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Pooling Risk Among Countries

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  • Imbs, Jean
  • Mauro, Paolo

Abstract

We identify the groups of countries where international risk-sharing opportunities are most attractive. We show that the bulk of risk-sharing gains can be achieved in groups consisting of as few as seven members, and that further marginal benefits quickly become negligible. For many such small groups, the welfare gains associated with risk sharing are far larger than Lucas¡¦s classic calibration suggested for the United States, under similar assumptions on utility. Why do we not observe more arrangements of this type? Our results suggest that large welfare gains can only be achieved within groups where contracts are relatively difficult to enforce. International diversification can thus yield substantial gains, but they may remain untapped owing to potential partners¡¦weak institutional quality and a history of default on international obligations. Noting that existing risk-sharing arrangements often have a regional dimension, we speculate that shared economic interests such as common trade may help sustain such arrangements, though risk-sharing gains are smaller when membership is constrained on a regional basis.

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  • Imbs, Jean & Mauro, Paolo, 2007. "Pooling Risk Among Countries," CEPR Discussion Papers 6461, C.E.P.R. Discussion Papers.
  • Handle: RePEc:cpr:ceprdp:6461
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    Cited by:

    1. Castro, Rui & Koumtingué, Nelnan, 2014. "On the individual optimality of economic integration," Journal of Monetary Economics, Elsevier, vol. 68(C), pages 115-135.
    2. Fecht, Falko & Grüner, Hans Peter & Hartmann, Philipp, 2012. "Financial integration, specialization, and systemic risk," Journal of International Economics, Elsevier, vol. 88(1), pages 150-161.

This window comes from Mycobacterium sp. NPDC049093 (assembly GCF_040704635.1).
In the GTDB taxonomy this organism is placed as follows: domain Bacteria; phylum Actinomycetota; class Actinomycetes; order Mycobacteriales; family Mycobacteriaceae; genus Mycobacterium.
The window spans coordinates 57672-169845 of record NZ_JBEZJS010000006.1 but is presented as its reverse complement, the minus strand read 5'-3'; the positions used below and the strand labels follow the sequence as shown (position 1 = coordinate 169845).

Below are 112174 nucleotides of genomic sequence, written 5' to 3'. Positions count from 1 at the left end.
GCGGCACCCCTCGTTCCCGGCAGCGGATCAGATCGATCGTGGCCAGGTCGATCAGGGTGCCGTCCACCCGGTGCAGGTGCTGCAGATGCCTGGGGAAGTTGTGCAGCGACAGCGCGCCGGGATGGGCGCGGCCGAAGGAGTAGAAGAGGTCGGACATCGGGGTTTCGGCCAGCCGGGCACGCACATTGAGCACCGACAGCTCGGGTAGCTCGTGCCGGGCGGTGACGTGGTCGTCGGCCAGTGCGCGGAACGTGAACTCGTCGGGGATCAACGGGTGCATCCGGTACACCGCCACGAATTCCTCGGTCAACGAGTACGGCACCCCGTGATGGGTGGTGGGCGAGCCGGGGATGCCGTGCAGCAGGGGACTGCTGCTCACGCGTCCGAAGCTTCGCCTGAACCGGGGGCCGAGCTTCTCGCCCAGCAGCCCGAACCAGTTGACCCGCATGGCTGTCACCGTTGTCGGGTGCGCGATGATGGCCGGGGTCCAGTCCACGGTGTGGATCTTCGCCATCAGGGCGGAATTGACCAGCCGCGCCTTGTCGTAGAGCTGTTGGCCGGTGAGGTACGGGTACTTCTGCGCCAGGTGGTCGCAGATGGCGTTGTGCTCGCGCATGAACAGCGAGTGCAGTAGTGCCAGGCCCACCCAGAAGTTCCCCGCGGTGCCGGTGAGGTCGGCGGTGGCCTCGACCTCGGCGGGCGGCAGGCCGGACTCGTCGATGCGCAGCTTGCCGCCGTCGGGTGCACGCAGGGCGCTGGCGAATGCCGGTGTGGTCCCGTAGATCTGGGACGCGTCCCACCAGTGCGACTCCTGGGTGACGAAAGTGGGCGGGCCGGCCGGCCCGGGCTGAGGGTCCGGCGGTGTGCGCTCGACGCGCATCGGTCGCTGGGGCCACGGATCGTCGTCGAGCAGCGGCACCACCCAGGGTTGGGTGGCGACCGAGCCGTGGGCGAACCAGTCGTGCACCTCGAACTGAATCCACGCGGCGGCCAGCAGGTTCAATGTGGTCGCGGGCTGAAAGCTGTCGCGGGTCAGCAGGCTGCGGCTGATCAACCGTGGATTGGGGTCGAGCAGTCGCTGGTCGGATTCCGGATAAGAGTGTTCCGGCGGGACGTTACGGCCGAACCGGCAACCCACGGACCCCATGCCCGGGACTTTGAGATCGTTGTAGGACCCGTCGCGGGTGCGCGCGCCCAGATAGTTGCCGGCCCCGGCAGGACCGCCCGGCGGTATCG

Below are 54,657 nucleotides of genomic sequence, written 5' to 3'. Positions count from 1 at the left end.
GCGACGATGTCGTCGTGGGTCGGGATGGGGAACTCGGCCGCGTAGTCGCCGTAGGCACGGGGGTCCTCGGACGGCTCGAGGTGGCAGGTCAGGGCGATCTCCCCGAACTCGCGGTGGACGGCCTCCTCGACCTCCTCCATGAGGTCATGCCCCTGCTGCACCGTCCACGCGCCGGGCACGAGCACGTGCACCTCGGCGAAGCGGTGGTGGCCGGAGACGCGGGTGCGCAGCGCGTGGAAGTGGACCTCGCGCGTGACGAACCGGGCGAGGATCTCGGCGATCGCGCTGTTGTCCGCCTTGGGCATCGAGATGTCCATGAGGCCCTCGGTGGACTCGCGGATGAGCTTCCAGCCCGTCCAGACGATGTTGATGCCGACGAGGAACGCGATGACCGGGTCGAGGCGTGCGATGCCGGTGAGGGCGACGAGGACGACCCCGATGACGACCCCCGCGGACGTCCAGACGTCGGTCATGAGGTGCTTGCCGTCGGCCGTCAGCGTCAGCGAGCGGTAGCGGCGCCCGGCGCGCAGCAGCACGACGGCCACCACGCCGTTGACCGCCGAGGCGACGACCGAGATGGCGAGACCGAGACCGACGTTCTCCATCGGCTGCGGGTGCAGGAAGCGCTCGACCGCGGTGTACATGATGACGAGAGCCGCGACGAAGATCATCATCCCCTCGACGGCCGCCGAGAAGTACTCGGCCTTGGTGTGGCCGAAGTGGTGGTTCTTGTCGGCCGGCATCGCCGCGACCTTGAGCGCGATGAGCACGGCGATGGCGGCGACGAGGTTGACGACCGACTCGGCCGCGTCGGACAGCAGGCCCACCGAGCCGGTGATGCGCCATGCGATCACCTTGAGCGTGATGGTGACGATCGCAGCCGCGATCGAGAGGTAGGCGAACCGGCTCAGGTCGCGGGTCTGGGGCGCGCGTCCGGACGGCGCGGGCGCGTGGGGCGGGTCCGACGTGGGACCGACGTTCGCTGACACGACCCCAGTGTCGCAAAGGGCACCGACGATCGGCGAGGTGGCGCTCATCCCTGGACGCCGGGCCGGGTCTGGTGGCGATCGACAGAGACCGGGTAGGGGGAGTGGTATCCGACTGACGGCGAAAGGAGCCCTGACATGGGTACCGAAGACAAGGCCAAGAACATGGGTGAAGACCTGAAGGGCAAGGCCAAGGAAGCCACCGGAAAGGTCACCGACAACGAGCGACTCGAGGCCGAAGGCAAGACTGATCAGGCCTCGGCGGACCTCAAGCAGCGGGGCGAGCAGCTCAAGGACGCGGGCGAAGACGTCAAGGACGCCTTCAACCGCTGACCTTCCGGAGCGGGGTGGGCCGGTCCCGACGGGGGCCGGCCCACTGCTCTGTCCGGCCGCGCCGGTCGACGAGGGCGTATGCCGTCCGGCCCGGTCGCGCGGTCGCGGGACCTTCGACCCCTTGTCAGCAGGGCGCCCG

3. Suman Basu & Ran Bi & Prakash Kannan, 2010. "Regional reserve pooling arrangements," Proceedings, Federal Reserve Bank of San Francisco, issue Oct.
    4. Demyanyk, Yuliya & Volosovych, Vadym, 2008. "Gains from financial integration in the European Union: Evidence for new and old members," Journal of International Money and Finance, Elsevier, vol. 27(2), pages 277-294, March.
    5. Yu, Changhua, 2015. "Evaluating international financial integration in a center-periphery economy," Journal of International Economics, Elsevier, vol. 95(1), pages 129-144.
    6. Callen, Michael & Imbs, Jean & Mauro, Paolo, 2015. "Pooling risk among countries," Journal of International Economics, Elsevier, vol. 96(1), pages 88-99.
    7. Kose, M. Ayhan & Prasad, Eswar S. & Terrones, Marco E., 2009. "Does financial globalization promote risk sharing?," Journal of Development Economics, Elsevier, vol. 89(2), pages 258-270, July.
    8. Edith Liu & Karen Lewis, 2012. "International Consumption Risk Is Shared After All: An Asset Return View," 2012 Meeting Papers 643, Society for Economic Dynamics.
    9. Alcidi, Cinzia & D’Imperio, Paolo & Thirion, Gilles, 2017. "Risk-sharing and Consumption-smoothing Patterns in the US and the Euro Area: A comprehensive comparison," CEPS Papers 12514, Centre for European Policy Studies.
    10. Baran Doda & Simon Quemin, 2018. "Linking Permit Markets Multilaterally," Working Papers 1804, Chaire Economie du climat.
    11. Olivier J. Blanchard & Paolo Mauro & Julien Acalin, 2016. "The Case for Growth-Indexed Bonds in Advanced Economies Today," Policy Briefs PB16-2, Peterson Institute for International Economics.

    More about this item

    Keywords

    diversification; enforceability; risk sharing;

    JEL classification:

    • E21 - Macroeconomics and Monetary Economics - - Consumption, Saving, Production, Employment, and Investment - - - Consumption; Saving; Wealth
    • E32 - Macroeconomics and Monetary Economics - - Prices, Business Fluctuations, and Cycles - - - Business Fluctuations; Cycles
    • F41 - International Economics - - Macroeconomic Aspects of International Trade and Finance - - - Open Economy Macroeconomics

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